But isn't starter a fourth ingredient? No. To make a sourdough starter, you leave flour and water in a jar for a week, adding new flour and water every day. Over time, the wild microbes from the air will colonize it, and since we didn't add them ourselves, they're technically not an ingredient.
So what are the advantages of the sourdough process?
1. It's as old as bread itself.
They didn't have commercial yeast 5000 years ago, so the first leavened bread (aka bread as we know it) ever made was a form of sourdough, which probably happened when some neolithic farmer accidentally left dough out a little too long and discovered bubbles forming, and realized it was delicious.
Because this is the original form of bread-making, if humans evolved to to digest bread at all, we have the best shot at doing so with the type of bread we've been eating the longest.
2. The microbes have a beneficial effect on the digestibility of the bread
The sourdough fermentation process is very complex and could have entire studies dedicated to it (in fact it has). There is so much variance in the microbial activities that scientists do not fully understand what they do. However, we do know the following about sourdough fermentation:
- Spikes your blood sugar less than yeast-leavened bread (important for weight loss and insulin resistance)
- Produces a longer shelf life
- Increased mineral bioavailability (specifically copper, zinc, magnesium, and iron) compared to yeast-leavened bread (likely due to the elimination of phytic acid, a nutrient inhibitor)
- Reduces the gluten content of bread (to such a low concentration that one study found it to be safe for young celiac patients)
These are insane results, because they address three of the biggest issues that occur when eating conventional bread– a high glycemic response, gluten intolerance, and nutrient malabsorption issues. So many of the problems that many people have with bread would legitimately be improved by just switching to sourdough.
Certainly not everyone can or should eat it, but it's a big improvement over yeasted bread. It's not even a sacrifice– sourdough bread is a superior tasting food compared to typical bread.
Let's add one more axis to our bread graph now:
3. White flour vs. whole wheat
Bread is made from flour, and flour comes from wheat. What is wheat made of?
Wheat is of course a seed, common to a genus of grasses known as triticum. These seeds have three components:
- Germ: where the baby plant lies dormant until germination. It contains polyunsaturated fatty acids, vitamins, and minerals.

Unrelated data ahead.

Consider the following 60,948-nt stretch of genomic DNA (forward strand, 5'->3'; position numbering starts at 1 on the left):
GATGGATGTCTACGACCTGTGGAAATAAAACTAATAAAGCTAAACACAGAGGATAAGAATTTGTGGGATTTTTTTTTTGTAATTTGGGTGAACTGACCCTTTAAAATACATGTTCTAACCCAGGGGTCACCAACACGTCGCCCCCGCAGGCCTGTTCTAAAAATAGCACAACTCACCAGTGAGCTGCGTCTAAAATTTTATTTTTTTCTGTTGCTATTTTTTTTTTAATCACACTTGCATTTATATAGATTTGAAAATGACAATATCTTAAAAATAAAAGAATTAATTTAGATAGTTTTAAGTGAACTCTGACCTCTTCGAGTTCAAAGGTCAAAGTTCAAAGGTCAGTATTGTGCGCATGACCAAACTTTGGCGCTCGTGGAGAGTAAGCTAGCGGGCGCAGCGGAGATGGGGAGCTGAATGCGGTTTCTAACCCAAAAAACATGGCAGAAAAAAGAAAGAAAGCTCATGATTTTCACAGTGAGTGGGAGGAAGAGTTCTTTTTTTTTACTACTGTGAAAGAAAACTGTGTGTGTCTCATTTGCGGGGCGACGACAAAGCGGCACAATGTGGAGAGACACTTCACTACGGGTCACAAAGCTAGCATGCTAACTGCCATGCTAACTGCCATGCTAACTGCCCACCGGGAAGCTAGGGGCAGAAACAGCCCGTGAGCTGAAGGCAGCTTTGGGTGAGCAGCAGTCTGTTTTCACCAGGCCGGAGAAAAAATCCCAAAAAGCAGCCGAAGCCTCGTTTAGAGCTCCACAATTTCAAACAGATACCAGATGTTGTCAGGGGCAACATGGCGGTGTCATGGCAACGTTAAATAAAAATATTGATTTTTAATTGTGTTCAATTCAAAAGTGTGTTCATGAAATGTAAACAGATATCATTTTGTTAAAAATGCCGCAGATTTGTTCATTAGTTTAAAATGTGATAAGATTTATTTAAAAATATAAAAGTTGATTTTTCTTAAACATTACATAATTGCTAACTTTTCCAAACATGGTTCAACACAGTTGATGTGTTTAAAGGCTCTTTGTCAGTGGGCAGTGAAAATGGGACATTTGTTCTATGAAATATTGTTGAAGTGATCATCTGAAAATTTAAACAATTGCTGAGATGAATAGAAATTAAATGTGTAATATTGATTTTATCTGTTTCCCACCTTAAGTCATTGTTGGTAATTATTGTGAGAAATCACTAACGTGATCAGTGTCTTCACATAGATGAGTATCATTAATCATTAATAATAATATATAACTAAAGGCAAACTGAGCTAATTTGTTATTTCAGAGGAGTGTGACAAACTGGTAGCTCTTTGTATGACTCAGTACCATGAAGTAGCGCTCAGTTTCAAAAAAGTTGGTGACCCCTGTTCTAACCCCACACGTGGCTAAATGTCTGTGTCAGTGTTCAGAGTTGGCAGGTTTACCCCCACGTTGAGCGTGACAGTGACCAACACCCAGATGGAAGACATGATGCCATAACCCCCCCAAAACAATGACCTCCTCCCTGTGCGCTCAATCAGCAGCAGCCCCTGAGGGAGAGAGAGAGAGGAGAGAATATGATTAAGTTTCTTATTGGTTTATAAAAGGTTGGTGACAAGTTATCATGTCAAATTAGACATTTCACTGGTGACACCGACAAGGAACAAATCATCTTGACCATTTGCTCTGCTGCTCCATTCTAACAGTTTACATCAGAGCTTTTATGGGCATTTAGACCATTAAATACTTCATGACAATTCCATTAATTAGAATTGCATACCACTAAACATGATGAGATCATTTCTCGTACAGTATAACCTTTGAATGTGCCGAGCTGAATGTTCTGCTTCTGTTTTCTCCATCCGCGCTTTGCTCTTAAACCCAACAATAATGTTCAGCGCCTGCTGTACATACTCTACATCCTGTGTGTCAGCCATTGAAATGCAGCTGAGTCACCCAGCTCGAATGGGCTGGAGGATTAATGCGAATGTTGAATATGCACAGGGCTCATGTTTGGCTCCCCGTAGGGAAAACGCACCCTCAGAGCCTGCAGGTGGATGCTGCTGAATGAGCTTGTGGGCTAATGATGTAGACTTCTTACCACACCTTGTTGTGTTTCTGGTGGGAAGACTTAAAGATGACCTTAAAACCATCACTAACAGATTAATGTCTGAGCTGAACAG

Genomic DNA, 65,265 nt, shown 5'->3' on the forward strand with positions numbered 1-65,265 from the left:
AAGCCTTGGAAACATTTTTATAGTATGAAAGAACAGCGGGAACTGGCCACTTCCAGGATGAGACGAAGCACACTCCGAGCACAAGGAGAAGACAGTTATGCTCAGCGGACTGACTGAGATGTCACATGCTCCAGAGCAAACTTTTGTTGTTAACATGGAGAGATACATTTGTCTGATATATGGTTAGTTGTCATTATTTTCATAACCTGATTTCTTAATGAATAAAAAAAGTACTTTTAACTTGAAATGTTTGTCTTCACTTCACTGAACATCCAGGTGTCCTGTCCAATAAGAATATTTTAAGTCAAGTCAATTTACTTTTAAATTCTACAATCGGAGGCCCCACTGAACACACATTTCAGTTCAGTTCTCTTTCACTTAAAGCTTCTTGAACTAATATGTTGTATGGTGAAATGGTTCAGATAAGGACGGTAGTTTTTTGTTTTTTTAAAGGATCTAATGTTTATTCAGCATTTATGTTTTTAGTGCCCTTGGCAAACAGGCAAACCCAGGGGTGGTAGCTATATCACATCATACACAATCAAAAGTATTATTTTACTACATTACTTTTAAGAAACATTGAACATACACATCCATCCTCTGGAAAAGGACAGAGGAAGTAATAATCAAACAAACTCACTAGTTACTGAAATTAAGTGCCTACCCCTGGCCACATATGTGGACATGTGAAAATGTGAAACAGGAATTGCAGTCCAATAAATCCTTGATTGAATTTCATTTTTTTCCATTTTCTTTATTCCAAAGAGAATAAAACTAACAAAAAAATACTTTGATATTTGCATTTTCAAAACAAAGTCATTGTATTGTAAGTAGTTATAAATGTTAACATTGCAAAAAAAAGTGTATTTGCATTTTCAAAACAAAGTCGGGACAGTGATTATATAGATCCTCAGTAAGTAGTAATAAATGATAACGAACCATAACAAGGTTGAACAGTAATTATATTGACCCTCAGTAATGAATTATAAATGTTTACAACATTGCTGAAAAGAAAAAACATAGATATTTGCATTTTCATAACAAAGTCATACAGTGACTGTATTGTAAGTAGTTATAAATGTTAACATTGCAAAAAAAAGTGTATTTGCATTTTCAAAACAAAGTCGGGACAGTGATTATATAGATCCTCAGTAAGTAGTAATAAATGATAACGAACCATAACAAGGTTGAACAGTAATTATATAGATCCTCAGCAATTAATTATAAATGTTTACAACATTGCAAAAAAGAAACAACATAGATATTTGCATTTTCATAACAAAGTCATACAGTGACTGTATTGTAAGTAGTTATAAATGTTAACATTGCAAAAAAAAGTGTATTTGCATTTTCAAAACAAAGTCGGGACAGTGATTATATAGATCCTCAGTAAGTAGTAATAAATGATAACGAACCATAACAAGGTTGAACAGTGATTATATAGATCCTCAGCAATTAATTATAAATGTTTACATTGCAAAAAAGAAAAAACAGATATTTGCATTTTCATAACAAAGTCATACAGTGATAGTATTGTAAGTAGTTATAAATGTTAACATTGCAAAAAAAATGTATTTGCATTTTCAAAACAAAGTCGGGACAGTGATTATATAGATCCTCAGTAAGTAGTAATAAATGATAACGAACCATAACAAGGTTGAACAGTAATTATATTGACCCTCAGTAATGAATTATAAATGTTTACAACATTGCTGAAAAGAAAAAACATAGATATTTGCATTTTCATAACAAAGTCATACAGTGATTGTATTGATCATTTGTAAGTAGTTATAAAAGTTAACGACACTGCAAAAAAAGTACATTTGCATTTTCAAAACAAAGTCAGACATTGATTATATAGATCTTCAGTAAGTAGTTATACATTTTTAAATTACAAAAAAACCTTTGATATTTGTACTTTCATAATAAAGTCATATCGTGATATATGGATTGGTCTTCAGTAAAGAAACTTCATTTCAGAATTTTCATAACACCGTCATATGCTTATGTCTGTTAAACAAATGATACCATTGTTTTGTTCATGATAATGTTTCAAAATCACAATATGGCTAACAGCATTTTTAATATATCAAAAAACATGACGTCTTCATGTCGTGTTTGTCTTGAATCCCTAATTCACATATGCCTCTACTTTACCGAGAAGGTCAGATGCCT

- Endosperm: energy stores for the baby plant (similar to an egg white). It's primarily starch with a little protein and mostly devoid of nutrition
- Bran: the hard outer shell of the seed. This part contains more fatty acids, fiber, protein, vitamins, and minerals.
In order to make flour, wheat seeds are simply milled between two grinding stones into a fine powder.
Or, at least that's how whole wheat flour is made (get it– it's the whole wheat seed). In contrast, most flour in use today is white flour, or "refined" flour, which involves removing the bran and germ before milling (among other processes).
Refining flour in this way requires sophisticated machinery, which is why it wasn't commonly done until the end of the 19th century.
Why remove the germ and bran though? Two reasons, and the first is preservation. The astute reader will note that the polyunsaturated fats which are contained in the seed oxidize rapidly when exposed to air. Once the flour is milled, that oxidation starts immediately, and it causes the flour to go bad. Bugs, rats, and other unsavory characters then show up, spoiling the flour.
People had dealt with this problem for millenia by just milling the flour shortly before baking, but in the emerging industrial world of trains, urbanized cities, and economies of scale, it was not cost effective nor efficient to distribute fresh flour. Thus, by producing white flour, they were able to increase its shelf life indefinitely, making it much more convenient.
The second reason is taste preference: white flour is used to make white bread, and for many people, white bread is more appealing– it's lighter, fluffier, more sturdy, and has a more subtle flavor compared to wheat bread. It was also a status symbol, as back in the day, refined flour was more expensive. White flour and white bread thus appealed to peoples' status consciousness and taste preferences.
What are the problems with white flour then?
- Little to no nutritive value. With the bran and germ removed, all the vitamins are gone and the only thing left is starch and some protein (namely, gluten). Obvious, but there are also a number of rat studies that demonstrate this in vivo. In one, rats fed a white flour diet had lower mineral intakes and grew to be significantly smaller than those fed whole wheat.
- No fiber and therefore higher glycemic load. Starch is processed more quickly without fiber, spiking your blood sugar and insulin higher than if the bread were made with whole wheat. This is of particular concern if you're trying to lose weight.
- Added chemicals. White flour also tends to be "enriched", whereby artificial versions of the nutrients that were taken out are added back in; and "bleached", where it is chemically processed to be whiter in color. Probably not a good idea to be eating bleach (or rather bromine). Getting plain whole wheat flour of course avoids additives.
In case that's not convincing, remember that the primary reason white flour became popular was because other critters wouldn't get into it and cause it to spoil. But if rats and fruit flies know that it's not good to eat, shouldn't you?
Sadly, these health implications were more subtle than the problem of bugs crawling around your whole wheat flour. Thus, society chose convenience over health, and the modern era of ubiquitous white flour was born.
Fortunately, our supply chains are more efficient and we can avoid the spoilage problem, so using whole wheat flour is a viable option today. Now we can add one more attribute to our perfect loaf:
However some of you may be objecting right now because: whole wheat products, in general, don't taste that great.
But rest assured, all whole wheat is not created equal. In the next section, we'll discuss why most whole wheat you're familiar with results in bread that is dry, chalky, and bad tasting, and I will describe a much better tasting way of obtaining whole wheat.
This was going to be one article, but I want to keep these readable and I would be doing an injustice to the subject to truncate it.
So stay tuned for part two, where I'll cover the rest of the perfect loaf attributes, discuss whether you should eat it, and how to find good bread.